If you’ve never heard of covid 19, then a bullish stance on crude oil would be a given. Global oil inventories are falling like a rock, dropping 15 million barrels last week or at a pace of 2 million barrels a day. The OPEC plus meeting, where the group is talking about delaying a production cut while U.S. oil demand hits the highest level in over a year, would give a bullish stance on oil. Add to that mix, an unseasonal uptick in gasoline demand to 9.572 million barrels a day. Plus, a potential large hurricane that could barrel right through production areas and into the heart of refinery row. Yet covid fears still weigh despite the current bullish fundamentals.
The Energy Information Administration reported that U.S. commercial crude oil inventories (excluding those in the Strategic Petroleum Reserve) decreased by 3.0 million barrels from the previous week. At 432.6 million barrels, U.S. crude oil inventories are about 6% below the five-year average for this time of year. Total motor gasoline inventories decreased by 2.2 million barrels last week and are about 3% below the five-year average for this time of year. Finished gasoline and blending components inventories both decreased last week. Distillate fuel inventories increased by 0.6 million barrels last week and are about 8% below the five-year average for this time of year. Propane/propylene inventories increased by 2.0 million barrels last week and are about 17% below the five-year average for this time of year. Total commercial petroleum inventories decreased by 4.8 million barrels last week.
The numbers, along with demand, were very supportive and tells a story that should see one of the tightest winter time supply situations we have seen in years. Still more talk of the Fed tapering is giving the dollar a boost and adding to the selling. James “Jim” Bullard is the president and CEO of the Federal Reserve Bank of St. Louis said this morning that, “we are getting more inflation than we expected. He downplayed the possibility that covid would cause a delay in tapering. That would suggest that Fed Chairman Jerome Powell would have to send a signal at Fridays Jackson Hole symposium. Unless he dodges questions like Joe Biden.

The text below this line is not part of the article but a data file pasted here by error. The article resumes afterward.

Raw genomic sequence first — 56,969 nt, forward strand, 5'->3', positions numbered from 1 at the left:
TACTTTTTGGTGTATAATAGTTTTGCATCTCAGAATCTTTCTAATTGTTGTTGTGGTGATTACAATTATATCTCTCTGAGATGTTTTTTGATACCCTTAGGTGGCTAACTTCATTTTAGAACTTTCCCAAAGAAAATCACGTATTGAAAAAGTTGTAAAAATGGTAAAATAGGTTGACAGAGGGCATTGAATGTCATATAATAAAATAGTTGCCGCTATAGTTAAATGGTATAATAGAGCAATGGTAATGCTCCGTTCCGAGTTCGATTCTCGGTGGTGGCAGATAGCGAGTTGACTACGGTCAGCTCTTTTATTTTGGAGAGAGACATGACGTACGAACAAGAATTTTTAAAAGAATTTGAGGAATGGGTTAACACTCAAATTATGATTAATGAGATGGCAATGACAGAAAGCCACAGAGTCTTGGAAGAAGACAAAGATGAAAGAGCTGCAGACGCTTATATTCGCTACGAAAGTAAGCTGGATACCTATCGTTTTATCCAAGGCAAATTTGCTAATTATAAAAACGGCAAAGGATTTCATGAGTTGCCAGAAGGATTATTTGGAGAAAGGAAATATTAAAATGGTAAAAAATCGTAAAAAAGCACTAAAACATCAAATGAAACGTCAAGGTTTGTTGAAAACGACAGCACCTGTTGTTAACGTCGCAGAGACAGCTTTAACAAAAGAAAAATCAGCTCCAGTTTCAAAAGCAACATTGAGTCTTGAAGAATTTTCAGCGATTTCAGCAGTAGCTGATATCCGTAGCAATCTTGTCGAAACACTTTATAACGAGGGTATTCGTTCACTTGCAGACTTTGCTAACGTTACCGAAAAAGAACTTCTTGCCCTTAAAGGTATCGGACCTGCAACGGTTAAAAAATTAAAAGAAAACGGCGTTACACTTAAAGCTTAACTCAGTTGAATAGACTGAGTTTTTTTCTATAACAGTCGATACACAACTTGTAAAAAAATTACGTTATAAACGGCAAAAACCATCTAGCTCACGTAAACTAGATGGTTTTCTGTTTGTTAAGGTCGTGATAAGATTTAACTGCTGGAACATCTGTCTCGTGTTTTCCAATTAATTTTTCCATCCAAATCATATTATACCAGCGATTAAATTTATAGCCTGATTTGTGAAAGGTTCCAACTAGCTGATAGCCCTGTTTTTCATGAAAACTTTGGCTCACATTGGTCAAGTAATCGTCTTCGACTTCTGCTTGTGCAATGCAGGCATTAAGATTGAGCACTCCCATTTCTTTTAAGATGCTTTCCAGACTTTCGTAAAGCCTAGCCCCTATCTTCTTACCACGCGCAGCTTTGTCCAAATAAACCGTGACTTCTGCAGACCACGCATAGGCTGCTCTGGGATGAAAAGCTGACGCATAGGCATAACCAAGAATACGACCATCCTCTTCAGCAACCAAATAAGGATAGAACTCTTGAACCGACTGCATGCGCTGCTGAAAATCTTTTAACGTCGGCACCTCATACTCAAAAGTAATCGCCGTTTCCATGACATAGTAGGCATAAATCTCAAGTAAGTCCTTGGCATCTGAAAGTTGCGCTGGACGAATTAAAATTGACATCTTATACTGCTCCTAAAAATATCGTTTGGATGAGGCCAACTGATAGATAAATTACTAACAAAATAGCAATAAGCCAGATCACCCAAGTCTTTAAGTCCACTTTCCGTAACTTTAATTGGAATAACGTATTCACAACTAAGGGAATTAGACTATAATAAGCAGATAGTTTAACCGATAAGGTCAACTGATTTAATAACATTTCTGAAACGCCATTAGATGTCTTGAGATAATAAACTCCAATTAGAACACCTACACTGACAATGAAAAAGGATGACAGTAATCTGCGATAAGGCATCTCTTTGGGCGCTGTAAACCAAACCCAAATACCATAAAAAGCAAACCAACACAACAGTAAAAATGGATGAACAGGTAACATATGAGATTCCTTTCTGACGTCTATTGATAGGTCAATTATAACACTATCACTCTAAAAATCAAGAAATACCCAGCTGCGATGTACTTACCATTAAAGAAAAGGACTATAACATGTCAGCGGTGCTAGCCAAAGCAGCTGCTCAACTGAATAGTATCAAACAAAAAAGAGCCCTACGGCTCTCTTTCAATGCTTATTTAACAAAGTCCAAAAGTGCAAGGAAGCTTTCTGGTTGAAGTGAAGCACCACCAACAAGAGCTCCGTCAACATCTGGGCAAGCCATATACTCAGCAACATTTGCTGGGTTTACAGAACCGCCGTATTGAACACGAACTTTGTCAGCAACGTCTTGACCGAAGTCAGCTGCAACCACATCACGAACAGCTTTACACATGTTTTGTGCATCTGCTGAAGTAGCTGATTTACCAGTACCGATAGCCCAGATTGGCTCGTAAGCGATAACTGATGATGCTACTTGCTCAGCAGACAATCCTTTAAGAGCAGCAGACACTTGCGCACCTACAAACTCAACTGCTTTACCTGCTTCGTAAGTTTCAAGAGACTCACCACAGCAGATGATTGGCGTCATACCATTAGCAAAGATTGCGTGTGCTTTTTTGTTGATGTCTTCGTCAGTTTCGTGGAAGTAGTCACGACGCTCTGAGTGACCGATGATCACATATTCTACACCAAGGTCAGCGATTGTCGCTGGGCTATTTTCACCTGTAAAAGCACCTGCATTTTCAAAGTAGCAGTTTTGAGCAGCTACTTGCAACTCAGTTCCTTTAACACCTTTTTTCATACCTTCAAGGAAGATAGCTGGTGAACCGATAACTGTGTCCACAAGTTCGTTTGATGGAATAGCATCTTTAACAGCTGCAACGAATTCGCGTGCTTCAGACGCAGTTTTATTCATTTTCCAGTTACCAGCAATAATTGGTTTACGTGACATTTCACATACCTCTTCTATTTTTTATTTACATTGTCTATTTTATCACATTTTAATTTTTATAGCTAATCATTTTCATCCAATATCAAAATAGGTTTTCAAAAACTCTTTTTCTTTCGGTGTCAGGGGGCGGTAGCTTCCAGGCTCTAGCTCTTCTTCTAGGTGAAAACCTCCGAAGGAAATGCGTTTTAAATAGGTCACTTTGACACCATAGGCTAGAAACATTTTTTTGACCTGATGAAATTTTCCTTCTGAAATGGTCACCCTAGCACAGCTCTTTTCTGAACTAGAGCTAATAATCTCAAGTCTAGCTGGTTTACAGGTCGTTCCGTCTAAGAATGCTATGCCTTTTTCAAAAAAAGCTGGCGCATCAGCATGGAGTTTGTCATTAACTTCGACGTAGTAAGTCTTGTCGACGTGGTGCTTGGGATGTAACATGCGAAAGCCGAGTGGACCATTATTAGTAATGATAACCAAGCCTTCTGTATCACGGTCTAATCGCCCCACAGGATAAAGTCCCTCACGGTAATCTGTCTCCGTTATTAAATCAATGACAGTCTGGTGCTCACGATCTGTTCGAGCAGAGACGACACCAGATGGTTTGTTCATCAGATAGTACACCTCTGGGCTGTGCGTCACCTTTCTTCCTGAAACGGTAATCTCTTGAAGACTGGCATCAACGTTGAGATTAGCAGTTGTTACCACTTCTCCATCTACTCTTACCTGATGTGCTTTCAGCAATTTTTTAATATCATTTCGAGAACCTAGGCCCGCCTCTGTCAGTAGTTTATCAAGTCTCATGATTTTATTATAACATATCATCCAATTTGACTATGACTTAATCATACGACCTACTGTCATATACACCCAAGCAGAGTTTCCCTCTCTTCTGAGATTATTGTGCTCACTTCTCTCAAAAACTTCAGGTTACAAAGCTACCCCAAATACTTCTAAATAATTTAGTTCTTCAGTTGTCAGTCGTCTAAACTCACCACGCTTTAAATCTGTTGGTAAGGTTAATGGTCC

The Wall Street Journal reports that, “European air travel is finally returning, thanks to a barrage of cheap tickets from discount carriers and the relatively smooth rollout of a continent wide vaccination-certification system. Until just recently, U.S. and China domestic air-travel markets have been booming, with passengers taking advantage of what had been a fall in Covid-19 cases in both places. In the U.S., a robust vaccination drive also boosted traveler confidence.
Concerns that technically the market came back too fast from the 7-day swoon is also a concern. If oil holds the 100-day moving average of 6676, the price recovery should continue.
Natural gas production issues should support prices all winter. We see the natural gas report today.
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